Through the use of reverse osmosis technology, the facility will in a first stage have a production capacity of 2,200l/s or 50mn gallons per day.

A road paved with obstacles

The launch of construction works of the two facilities was pending the local legislature's approval of the project's fee payment structure, which entailed amending some articles of the local PPP law. The tense social situation created by the passing of a water law in 2017 that enabled private sector participation in the management and operation of water services - and which was subsequently repealed by the state government - made the approval of the amendments a very long process.

Although the proposal faced significant opposition from civil society groups and opposition parties, the bill to amend the law was finally approved by congress in December.

Based on the approved fee payment structure, the public operator of water services in Tijuana (CESPT) will be mandated to pay 150mn pesos (US$7.63mn) plus VAT a month to Aguas de Rosarito over 37 years beginning June 2019.

Meanwhile, the water utility of Ensenada will have to pay 11.1mn pesos plus VAT per month to Desaladora Kenton over 30 years beginning January 2018.

The monthly payments will be funded with revenues collected from users' charges. In case the local utilities fail to make the payments, the state government has agreed to pay with revenues collected from local payroll taxes (ISPT).

Opposition legislators have announced that they will shortly file a constitutional challenge against the approval of the payment structure.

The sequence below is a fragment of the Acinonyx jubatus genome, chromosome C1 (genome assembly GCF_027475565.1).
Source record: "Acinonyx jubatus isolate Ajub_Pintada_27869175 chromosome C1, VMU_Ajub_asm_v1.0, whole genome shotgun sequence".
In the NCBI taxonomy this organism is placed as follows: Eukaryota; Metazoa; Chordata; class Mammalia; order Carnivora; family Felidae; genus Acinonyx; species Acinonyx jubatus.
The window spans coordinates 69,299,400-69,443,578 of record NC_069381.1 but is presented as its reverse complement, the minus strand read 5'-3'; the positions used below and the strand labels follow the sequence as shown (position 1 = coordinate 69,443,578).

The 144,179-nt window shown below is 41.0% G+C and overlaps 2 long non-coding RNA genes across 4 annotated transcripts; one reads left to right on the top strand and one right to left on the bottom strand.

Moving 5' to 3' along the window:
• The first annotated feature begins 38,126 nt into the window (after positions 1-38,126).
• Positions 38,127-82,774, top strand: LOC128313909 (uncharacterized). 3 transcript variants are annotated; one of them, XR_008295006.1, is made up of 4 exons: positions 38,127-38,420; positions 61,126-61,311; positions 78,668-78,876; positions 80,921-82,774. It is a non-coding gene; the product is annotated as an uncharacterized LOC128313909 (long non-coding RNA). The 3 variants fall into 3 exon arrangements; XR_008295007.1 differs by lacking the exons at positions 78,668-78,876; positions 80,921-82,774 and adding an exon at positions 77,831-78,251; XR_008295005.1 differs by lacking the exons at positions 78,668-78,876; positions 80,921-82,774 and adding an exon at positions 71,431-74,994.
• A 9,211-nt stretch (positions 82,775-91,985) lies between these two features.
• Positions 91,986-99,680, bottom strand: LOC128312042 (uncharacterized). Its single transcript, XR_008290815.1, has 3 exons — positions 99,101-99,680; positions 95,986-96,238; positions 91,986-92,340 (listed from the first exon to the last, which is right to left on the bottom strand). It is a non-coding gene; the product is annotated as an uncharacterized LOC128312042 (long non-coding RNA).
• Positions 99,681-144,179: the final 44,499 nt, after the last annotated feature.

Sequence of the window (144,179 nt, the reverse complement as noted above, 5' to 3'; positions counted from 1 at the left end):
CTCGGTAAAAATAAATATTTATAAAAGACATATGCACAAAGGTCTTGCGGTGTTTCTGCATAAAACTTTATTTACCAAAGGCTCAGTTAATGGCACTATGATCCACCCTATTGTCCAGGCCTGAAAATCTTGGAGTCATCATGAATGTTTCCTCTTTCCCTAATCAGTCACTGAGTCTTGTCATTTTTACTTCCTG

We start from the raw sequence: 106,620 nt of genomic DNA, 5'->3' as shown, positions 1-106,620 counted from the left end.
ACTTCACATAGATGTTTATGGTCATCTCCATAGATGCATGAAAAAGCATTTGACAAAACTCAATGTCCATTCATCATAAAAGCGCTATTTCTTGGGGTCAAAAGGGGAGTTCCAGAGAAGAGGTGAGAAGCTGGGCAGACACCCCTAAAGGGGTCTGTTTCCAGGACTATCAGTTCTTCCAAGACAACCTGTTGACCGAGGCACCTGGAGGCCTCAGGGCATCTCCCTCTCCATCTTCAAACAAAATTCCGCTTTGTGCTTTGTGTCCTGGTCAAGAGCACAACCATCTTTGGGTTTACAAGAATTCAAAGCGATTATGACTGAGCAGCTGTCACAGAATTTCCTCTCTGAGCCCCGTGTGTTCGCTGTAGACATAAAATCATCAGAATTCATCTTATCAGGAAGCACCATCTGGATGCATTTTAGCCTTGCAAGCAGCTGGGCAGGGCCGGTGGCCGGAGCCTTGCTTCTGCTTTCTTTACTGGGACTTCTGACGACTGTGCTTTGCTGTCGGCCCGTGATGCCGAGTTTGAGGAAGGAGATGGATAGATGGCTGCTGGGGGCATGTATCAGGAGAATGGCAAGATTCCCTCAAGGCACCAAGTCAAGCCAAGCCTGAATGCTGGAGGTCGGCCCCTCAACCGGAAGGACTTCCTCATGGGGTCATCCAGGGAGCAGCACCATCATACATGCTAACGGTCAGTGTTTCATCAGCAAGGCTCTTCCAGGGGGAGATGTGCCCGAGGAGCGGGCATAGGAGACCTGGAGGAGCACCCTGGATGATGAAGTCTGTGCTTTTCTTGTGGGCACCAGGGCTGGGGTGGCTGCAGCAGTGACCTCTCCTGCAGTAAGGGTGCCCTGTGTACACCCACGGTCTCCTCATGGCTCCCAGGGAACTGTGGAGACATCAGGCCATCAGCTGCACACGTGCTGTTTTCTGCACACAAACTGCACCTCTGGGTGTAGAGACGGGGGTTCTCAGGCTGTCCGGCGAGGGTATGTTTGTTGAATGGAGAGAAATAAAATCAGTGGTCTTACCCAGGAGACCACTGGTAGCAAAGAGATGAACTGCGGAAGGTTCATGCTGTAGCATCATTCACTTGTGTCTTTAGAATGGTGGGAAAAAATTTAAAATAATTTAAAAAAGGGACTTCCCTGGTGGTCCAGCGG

Construction works on the two facilities are scheduled to begin in March, with the Rosarito plant set to be completed in two years, and the San Quintín facility in 18 months.

Is the Rosarito plant financially feasible?

In addition to those voices saying that other most cost-effective solutions could be implemented to address the water supply problems facing Tijuana and its surrounding municipalities, a study from the state's superior audit office (ORFIS) concluded that the established payment amounts would not be financially feasible unless water tariffs are significantly raised. 

According to the document, which analyzed the financial situation and payment capacity of CESPT, domestic water charges would have to be increased by 54% so the utility can obtain enough revenues to pay for the plant's production. Similarly, non-domestic charges would have to be increased from 47.1 pesos to 74 pesos.

The state government has however refuted claims that the approval of the PPP project would entail a hike in water charges. 

SONORA

A third desalination plant for which works are set to begin in 2018 will be built in Sonora. The initiative for the facility was conceived back in 2015 to address recurring water shortages in the drought-prone municipalities of Empalme and Guaymas.  

Following a long structuring process, the local legislature approved the project in April 2017, with the tender being launched in August.

The 20-year contract for the construction, equipment, start-up, operation and maintenance of the plant was recently awarded to a consortium comprised of Spanish water solutions firm FCC Aqualia and its Mexican subsidiary Aqualia México.

The project requires investments of 767mn pesos and will also be developed under a PPP model. 

Based on this structure, 51% of the required investment will be provided by the consortium and 49% will come from federal funds.

Once completed, the plant will supply 200l/s (6.3mn cubic meters a year) to the aforementioned municipalities, benefitting 226,000 residents in a first phase.

Construction works are expected to begin during 1Q18 and the facility is expected to start operations by 4Q19.